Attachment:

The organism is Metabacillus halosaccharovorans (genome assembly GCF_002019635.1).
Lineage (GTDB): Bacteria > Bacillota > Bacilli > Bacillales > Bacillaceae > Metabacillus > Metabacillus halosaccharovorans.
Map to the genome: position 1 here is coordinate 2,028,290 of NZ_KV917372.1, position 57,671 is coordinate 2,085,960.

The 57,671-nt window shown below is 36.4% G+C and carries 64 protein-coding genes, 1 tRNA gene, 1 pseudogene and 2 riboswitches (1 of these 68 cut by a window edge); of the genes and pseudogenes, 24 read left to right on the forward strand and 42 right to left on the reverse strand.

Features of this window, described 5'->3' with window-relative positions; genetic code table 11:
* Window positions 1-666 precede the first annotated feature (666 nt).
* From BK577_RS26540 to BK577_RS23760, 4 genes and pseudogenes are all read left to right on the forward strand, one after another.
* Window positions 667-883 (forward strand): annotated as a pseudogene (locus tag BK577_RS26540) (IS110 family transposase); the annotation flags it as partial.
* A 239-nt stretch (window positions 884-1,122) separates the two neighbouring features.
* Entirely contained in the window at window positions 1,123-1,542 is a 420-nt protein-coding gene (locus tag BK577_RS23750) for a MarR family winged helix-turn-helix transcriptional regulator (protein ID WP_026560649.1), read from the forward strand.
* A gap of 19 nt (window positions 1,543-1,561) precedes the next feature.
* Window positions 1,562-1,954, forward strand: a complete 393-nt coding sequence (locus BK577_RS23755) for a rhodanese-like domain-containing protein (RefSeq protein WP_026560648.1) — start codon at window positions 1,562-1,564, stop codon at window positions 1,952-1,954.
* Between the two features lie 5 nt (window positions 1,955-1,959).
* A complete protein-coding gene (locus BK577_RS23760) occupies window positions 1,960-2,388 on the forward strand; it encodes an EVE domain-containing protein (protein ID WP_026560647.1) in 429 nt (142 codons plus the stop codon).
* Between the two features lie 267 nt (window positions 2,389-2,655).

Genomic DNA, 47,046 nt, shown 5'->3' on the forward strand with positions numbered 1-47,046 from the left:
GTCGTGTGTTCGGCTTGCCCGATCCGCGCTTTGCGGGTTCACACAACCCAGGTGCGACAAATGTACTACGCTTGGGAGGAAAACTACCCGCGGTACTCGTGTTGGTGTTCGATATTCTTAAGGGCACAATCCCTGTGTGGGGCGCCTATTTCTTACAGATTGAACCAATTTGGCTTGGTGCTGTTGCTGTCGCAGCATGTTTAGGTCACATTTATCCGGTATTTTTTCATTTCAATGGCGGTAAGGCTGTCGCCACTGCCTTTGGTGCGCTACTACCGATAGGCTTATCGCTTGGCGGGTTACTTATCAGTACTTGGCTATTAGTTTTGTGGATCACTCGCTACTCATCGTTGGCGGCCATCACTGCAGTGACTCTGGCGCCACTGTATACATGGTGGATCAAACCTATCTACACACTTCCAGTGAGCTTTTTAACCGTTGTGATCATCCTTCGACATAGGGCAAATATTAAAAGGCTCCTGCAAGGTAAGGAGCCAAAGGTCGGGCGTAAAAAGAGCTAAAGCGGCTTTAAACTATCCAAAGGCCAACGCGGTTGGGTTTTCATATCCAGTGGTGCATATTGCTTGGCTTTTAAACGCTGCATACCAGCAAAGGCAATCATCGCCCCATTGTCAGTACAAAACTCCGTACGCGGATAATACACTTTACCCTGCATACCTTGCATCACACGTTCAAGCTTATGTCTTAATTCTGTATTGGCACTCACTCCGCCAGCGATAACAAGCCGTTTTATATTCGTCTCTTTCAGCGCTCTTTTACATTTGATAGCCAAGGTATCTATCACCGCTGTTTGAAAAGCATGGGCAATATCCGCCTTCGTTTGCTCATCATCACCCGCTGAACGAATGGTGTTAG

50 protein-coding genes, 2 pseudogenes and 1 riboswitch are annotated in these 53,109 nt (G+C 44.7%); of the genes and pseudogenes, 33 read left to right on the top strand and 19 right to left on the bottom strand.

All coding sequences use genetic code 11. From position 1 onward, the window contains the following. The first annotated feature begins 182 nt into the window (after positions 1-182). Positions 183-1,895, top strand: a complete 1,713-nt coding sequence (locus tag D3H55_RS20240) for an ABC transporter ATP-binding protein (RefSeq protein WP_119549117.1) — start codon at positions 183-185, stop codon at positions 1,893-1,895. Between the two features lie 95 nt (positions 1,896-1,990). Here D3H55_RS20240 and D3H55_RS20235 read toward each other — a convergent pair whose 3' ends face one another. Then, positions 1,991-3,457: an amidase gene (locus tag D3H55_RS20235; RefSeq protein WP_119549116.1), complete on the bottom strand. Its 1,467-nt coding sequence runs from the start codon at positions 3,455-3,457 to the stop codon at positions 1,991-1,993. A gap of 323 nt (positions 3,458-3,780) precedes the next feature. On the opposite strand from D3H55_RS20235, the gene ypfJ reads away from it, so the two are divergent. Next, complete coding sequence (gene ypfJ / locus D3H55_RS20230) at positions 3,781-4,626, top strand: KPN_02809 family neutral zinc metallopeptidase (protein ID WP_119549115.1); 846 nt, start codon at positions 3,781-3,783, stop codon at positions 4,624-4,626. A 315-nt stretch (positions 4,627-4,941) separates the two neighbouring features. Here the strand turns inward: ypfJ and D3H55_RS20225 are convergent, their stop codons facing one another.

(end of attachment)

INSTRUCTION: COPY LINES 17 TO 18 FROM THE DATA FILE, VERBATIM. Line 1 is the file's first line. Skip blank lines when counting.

GTCGTGTGTTCGGCTTGCCCGATCCGCGCTTTGCGGGTTCACACAACCCAGGTGCGACAAATGTACTACGCTTGGGAGGAAAACTACCCGCGGTACTCGTGTTGGTGTTCGATATTCTTAAGGGCACAATCCCTGTGTGGGGCGCCTATTTCTTACAGATTGAACCAATTTGGCTTGGTGCTGTTGCTGTCGCAGCATGTTTAGGTCACATTTATCCGGTATTTTTTCATTTCAATGGCGGTAAGGCTGTCGCCACTGCCTTTGGTGCGCTACTACCGATAGGCTTATCGCTTGGCGGGTTACTTATCAGTACTTGGCTATTAGTTTTGTGGATCACTCGCTACTCATCGTTGGCGGCCATCACTGCAGTGACTCTGGCGCCACTGTATACATGGTGGATCAAACCTATCTACACACTTCCAGTGAGCTTTTTAACCGTTGTGATCATCCTTCGACATAGGGCAAATATTAAAAGGCTCCTGCAAGGTAAGGAGCCAAAGGTCGGGCGTAAAAAGAGCTAAAGCGGCTTTAAACTATCCAAAGGCCAACGCGGTTGGGTTTTCATATCCAGTGGTGCATATTGCTTGGCTTTTAAACGCTGCATACCAGCAAAGGCAATCATCGCCCCATTGTCAGTACAAAACTCCGTACGCGGATAATACACTTTACCCTGCATACCTTGCATCACACGTTCAAGCTTATGTCTTAATTCTGTATTGGCACTCACTCCGCCAGCGATAACAAGCCGTTTTATATTCGTCTCTTTCAGCGCTCTTTTACATTTGATAGCCAAGGTATCTATCACCGCTGTTTGAAAAGCATGGGCAATATCCGCCTTCGTTTGCTCATCATCACCCGCTGAACGAATGGTGTTAG

50 protein-coding genes, 2 pseudogenes and 1 riboswitch are annotated in these 53,109 nt (G+C 44.7%); of the genes and pseudogenes, 33 read left to right on the top strand and 19 right to left on the bottom strand.